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Tough Love
Why do book reviewers insist on being so nice? More honesty would benefit everyone

Jacqueline Howett is unusual among novelists because you may have heard of her. Wounded by a blogger’s recent review of her book, The Greek Seaman, she insisted in the comments section that she saw “no flaws” in the borderline-illiterate prose he quoted. “You are a big rat and a snake with poisenous venom,”[sic] she added, rather making the reviewer’s point. “F**** off!” she typed later, when it became clear from other comments that opinion was not gathering behind her. Nineteen minutes later, when the queue of opponents had begun to stretch over the horizon, she came back and typed it again. The words, as one wag noted, were at least grammatically correct.

By now, Howett had become an internet phenomenon. The abuse spilled on to her website, her faintly fishy Amazon reviews, her terrible (but assiduously copyrighted) poems. Even her claim to be a native English speaker was called into question: just about the lowest point any bad review can reach. Then came the remorse. Not Howett’s—wisely, she seems to be lying low—but that of many people who had spread her story. Although Howett’s actions were indefensible, she did not quite deserve the planetary scale of her humiliation.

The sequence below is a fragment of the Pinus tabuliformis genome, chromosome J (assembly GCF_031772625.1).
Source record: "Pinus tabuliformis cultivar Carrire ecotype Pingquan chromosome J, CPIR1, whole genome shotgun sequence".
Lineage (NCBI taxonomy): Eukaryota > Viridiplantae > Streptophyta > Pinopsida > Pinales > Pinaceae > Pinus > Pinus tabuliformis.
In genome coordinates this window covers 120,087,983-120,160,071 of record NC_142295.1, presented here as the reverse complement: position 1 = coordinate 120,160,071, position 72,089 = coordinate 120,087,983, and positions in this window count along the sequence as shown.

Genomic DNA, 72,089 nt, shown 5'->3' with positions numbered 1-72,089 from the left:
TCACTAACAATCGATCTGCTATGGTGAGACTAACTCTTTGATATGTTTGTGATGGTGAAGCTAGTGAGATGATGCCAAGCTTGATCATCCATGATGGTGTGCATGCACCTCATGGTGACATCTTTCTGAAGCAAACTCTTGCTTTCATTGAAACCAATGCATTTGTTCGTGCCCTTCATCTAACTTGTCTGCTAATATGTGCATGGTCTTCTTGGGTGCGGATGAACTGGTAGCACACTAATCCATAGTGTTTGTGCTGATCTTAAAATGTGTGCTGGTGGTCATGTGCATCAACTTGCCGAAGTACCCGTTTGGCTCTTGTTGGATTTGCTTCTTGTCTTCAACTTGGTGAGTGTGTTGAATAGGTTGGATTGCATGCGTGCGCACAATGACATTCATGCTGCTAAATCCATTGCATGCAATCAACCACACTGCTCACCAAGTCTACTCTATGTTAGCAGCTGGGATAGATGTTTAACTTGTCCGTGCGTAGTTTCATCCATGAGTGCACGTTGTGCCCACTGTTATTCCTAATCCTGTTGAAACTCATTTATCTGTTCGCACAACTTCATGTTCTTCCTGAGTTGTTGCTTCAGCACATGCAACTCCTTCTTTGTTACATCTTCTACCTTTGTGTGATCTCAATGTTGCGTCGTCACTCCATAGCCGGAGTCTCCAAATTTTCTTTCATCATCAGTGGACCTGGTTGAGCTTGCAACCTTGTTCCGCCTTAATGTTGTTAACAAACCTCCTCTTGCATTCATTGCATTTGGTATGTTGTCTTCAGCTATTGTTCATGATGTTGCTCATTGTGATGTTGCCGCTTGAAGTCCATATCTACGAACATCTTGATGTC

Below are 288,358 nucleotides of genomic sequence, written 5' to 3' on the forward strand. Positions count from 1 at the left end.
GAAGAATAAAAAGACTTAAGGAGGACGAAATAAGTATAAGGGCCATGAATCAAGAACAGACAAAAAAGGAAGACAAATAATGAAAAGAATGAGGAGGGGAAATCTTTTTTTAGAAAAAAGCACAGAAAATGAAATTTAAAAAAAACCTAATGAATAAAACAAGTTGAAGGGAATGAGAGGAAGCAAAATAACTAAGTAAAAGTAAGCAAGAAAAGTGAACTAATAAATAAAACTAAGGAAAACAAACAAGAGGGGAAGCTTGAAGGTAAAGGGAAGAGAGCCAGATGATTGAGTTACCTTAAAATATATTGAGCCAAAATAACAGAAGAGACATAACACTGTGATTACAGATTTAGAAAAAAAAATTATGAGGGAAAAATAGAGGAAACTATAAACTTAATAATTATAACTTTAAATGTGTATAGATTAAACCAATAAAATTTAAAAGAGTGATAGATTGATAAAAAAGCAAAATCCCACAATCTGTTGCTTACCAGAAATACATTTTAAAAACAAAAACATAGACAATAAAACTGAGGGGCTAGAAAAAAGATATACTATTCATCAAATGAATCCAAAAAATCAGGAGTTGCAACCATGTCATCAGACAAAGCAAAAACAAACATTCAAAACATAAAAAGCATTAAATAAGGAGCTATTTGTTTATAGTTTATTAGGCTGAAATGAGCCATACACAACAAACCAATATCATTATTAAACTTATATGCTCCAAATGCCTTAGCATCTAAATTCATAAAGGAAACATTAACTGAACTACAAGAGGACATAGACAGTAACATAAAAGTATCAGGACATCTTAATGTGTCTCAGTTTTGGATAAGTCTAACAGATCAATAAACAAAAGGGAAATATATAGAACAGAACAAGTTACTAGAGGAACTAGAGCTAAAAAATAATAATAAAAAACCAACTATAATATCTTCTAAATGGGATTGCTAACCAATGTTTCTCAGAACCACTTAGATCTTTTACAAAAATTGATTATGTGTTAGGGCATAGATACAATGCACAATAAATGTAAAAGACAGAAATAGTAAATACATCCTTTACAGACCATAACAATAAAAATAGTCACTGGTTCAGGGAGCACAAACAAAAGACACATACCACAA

I watched the story with particularly piquant horror. The day before, I had slated a book called Manning Up in the Observer. The next day, I read the first bad review of my own novel, from a Canadian blogger. It seemed karmic when the phone rang and I was invited to discuss Manning Up on Radio 3 with its author Kay Hymowitz joining us from New York. Life was reminding me: authors are real people, and they read reviews. We should remember this.

Or should we? What would happen if all the writers, editors and publishers in Britain—convened, perhaps, around one titanic boozy lunch—agreed to speak their minds in print? It would be a different world, for sure. You may have noticed, for instance, that you almost never see a bad review of an unknown author in a national newspaper. What, after all, is the point of drawing people’s attention to a book they’ve never heard of so you can tell them not to read it?

For the full article

The Guardian